Alexithymia and attachment in eating disorders.
Degree GrantorUniversity of Canterbury
Degree NameMaster of Science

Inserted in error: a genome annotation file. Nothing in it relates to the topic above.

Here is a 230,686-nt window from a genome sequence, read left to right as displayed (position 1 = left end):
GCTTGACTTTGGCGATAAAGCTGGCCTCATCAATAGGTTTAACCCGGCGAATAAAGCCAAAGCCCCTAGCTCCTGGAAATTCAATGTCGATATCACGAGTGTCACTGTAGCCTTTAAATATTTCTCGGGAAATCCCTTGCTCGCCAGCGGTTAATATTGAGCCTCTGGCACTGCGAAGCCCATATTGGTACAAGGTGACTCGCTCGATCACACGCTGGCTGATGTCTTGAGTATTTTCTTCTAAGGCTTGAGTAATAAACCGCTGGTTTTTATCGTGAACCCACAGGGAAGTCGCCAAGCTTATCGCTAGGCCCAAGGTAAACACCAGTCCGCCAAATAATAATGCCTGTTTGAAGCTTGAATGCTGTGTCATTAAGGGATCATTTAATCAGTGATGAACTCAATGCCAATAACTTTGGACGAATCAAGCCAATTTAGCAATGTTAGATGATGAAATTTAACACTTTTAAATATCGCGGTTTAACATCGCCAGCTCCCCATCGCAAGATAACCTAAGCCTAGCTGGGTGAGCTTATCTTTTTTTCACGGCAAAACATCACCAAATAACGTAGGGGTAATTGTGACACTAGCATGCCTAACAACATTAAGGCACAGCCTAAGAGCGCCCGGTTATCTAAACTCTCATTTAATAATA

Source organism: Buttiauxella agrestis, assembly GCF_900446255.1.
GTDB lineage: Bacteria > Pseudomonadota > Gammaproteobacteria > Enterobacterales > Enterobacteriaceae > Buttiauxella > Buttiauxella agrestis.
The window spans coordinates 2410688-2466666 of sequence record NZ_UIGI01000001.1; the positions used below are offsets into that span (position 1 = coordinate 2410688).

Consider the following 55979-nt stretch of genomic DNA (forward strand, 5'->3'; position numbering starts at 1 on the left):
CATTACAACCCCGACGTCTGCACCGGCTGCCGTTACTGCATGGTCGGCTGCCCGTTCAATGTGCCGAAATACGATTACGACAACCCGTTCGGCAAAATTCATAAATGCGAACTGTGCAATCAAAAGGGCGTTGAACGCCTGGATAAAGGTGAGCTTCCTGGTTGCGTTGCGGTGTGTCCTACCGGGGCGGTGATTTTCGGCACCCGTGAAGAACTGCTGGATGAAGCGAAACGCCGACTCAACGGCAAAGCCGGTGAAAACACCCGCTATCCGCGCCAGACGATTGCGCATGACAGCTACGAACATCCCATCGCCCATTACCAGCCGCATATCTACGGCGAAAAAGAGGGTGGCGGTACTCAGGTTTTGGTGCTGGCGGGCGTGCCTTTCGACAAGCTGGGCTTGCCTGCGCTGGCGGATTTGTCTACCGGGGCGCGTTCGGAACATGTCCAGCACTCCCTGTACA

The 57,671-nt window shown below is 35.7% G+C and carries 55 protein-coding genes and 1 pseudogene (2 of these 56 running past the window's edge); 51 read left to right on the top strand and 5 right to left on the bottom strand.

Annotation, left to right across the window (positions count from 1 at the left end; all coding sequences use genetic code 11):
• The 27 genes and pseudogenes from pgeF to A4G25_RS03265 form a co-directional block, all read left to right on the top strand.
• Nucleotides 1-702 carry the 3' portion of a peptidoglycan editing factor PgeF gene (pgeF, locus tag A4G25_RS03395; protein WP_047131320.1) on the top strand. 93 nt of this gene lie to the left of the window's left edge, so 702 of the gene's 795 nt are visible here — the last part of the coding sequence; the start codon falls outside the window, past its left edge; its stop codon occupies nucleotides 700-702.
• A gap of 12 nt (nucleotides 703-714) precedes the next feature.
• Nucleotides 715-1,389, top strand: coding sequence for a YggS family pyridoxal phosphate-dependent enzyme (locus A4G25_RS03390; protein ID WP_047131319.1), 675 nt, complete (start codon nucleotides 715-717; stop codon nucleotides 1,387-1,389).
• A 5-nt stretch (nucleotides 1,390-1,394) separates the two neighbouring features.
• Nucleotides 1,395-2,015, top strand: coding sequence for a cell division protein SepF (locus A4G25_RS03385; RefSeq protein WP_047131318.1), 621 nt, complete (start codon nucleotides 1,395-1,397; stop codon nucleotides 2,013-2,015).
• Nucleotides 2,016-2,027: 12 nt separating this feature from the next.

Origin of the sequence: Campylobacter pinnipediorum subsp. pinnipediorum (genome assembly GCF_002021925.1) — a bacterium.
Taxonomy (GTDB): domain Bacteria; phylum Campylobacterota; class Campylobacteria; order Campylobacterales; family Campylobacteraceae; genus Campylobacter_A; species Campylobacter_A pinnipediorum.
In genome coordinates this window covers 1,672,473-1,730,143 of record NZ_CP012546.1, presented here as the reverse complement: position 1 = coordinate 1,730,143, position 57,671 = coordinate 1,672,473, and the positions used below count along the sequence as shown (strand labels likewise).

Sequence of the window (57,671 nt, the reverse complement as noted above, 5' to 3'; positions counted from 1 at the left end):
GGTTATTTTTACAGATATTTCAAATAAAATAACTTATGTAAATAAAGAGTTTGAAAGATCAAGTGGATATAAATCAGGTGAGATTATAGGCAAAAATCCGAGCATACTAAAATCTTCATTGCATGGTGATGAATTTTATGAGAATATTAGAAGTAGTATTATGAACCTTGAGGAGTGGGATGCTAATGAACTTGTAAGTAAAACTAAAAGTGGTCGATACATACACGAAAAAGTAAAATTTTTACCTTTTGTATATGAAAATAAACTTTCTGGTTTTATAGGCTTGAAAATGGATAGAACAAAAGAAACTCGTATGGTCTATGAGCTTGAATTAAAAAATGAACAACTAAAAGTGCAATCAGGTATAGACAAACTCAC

A multi-dimensional construct, alexithymia represents a cluster of characteristics: difficulty distinguishing between feelings and the bodily sensations of emotional arousal, difficulty describing feelings, an externally-oriented cognitive style, constricted imaginal processes and paucity of fantasy. Originally developed to describe features observed in psychosomatic patients, it is now thought that alexithymia makes individuals vulnerable to physical and mental illness, including coronary heart disease, inflammatory bowel disease, anxiety disorders, substance abuse disorders, somatoform disorders, and eating disorders. Alexithymia is thought to reflect dissociation or dysfunction in the emotion regulation system resulting from an arrest in emotion development at the preoperational stage. This study investigated the hypothesis that the origins of alexithymia (i.e. disrupted emotion development) lie in problematic attachment relations. A group of women diagnosed with eating disorders (N = 30) and a comparison group of women of similar age (N = 83) were administered a set of self-report instruments that included the Toronto Alexithymia Scale (TAS-20), Parental Bonding Instrument (PBI), Close Relationships Questionnaire (CRQ), Beck Depression Inventory (BDI-II), State-Trait Anxiety Inventory (STAI), and the Eating Disorders Inventory (EDI-2). With the exception of the externally oriented thinking subscale of the TAS-20, eating disorders group means were significantly higher than comparison group means for subscales of all measures (p < .05). The eating disorders group was more alexithymic, more severely depressed and anxious, and showed patterns of less secure attachment than the comparison group. Alexithymia was shown to to vary with education. Anxiety, trait anxiety in particular, and depression could account for elevated alexithymia scores in the eating disorders group. In the whole sample, correlations were revealed between the PBI and CRQ suggesting continuity of attachment, and both attachment measures could predict TAS-20 subscales providing support for the hypothesis implicating attachment in the etiology of alexithymia. All measures predicted EDI-2 subscales, with the most diverse relationships revealed for BDI-2 and TAS-20. An unexpected positive relationship was revealed between PBI paternal care and two of the TAS-20 subscales, difficulty describing feelings and externally oriented thinking. A number of possible explanations are discussed.